KATHERINE HEIGL   JOSH DUHAMEL   JOSH LUCAS   SARAH BURNS

LIFE as we KNOW IT

 

This is the second film former Grey’s Anatomy star Katherine Heigl has produced which in the romantic comedy world, typically spells bad news. Many prestigious actors do become producers, but for serious films where their money provides them with a valuable voice. In the case of Heigl (27 Dresses, The Ugly Truth) who is well known for her blabber mouth, this was simply a way to get things how she wanted and reign supreme. You don’t have to read too many gossip magazines to understand when her needs are not met, she throws a fit. Heigl once again plays the demanding, snobby, pretty blond who always gets what she wants (such a stretch).

Alison and Peter Novak have two best friends; Alison and Holly (Heigl) have been best friends for ages and share everything, while Peter and Messer (Duhamel) go back to elementary school. Alison and Peter even tried to set up their two best friends on a date that ended before they even got out of the drive way. When Alison and Peter are killed in a car accident, Holly and Peter are named their one year old daughter’s godparents. They must move into their best friends’ house and raise this orphan child, but eventually begin to interact as a family.

From the trailer or first five minutes of the film we know exactly where this film is going to end up, for one it’s a romantic comedy, thus strategically predictable; two every Heigl movie ends with her getting what she wants. Filled with endless “yeah right” moments some of the ones that struck me as obvious were when Holly desperately calls all the business cards with the name Sam to find her crush; the screenplay establishes her character as mature and controlling and that segment was out of character. The most shocking was the lack of tears shed over the death of her two best friends and the lonely child, the movie uses heavy shadowing during that scene to cover up the fact Heigl can’t pull off a realistic cry. Another thing that bothered me because they try to slip a fast one, was when the child calls Holly “ma ma”, even though she has been trying to teach the two year old to say “Holly”, children only repeat what they hear, and up until that point the child had never the word “mama”.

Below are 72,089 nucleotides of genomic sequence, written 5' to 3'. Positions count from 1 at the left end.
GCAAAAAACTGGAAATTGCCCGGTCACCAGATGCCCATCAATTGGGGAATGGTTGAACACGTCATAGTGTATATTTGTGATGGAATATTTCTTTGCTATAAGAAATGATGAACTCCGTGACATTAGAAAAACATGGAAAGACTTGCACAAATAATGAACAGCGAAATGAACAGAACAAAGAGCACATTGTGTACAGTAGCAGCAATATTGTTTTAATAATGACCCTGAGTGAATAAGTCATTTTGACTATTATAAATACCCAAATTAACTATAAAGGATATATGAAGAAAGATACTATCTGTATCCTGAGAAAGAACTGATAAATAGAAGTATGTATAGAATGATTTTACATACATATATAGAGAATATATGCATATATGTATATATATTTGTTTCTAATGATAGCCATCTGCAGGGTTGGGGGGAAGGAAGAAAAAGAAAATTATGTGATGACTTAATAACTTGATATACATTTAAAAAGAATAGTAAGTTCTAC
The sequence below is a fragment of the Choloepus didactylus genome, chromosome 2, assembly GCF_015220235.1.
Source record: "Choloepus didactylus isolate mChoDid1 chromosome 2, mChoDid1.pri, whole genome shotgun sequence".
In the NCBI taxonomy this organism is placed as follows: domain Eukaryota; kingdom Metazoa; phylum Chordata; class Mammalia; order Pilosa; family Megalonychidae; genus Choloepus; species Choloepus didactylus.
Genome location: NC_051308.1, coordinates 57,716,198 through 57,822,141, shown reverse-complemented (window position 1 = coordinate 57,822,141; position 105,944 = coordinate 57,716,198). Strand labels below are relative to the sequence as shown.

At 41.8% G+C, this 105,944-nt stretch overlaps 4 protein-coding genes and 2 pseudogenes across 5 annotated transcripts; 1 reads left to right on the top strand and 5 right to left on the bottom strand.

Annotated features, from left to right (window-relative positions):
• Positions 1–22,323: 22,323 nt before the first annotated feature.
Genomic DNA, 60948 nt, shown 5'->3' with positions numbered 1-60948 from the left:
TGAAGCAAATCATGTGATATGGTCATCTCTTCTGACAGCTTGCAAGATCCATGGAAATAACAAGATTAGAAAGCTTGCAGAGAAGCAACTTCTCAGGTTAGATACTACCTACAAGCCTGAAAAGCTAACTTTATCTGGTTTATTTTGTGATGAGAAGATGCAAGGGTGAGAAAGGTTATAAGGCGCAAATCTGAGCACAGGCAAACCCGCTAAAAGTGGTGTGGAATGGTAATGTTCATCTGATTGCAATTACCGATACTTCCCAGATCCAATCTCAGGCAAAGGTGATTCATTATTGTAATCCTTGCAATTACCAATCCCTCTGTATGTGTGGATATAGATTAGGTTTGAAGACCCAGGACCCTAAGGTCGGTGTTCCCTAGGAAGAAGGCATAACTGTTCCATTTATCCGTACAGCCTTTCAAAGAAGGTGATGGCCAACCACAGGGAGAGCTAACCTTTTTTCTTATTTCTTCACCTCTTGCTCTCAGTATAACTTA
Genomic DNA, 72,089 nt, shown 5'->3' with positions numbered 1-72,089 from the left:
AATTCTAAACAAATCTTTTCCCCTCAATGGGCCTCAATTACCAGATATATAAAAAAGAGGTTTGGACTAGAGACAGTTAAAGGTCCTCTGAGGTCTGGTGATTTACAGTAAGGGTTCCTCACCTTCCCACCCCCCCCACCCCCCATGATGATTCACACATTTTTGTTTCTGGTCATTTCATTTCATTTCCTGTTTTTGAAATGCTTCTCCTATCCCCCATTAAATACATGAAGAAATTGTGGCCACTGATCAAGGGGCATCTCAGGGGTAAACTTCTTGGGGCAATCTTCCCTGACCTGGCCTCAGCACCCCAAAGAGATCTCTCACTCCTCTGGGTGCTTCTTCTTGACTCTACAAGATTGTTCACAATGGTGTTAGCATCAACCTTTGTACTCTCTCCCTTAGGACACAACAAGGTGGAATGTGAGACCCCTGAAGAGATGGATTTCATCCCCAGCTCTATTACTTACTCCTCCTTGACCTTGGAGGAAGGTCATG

The chemistry with Heigl and Duhamel works better than most of her counterparts in previous films, and the film attempts to give him equal screen time. Two of the film’s better parts were all the scenes with the very funny Melissa McCarthy (Charlie’s Angels), and the alternate verse to “The Wheels on the Bus” which get intertwined with Keanu Reeves and Speed. This film unlike most romantic comedy’s will likely appeal more to married couples especially those with children. I couldn’t help but remember the line from Steel Magnolias, where M’Lynn (Sally Field) after her daughter’s funeral says “I wanna know how that baby will ever know how wonderful his mother was! Will he ever know what she went through for him,”; we never once see that kind of passion or emotion for this child, nor does the film present the parents well enough for us to care, we don’t even see the accident, it’s all sped up to get to the funny parts.

Final Thought – A predictable screenplay, one funny fat lady, and typical Heigl.


Grade C               

By: Dustin Chase W.    

Editor Jennifer Gih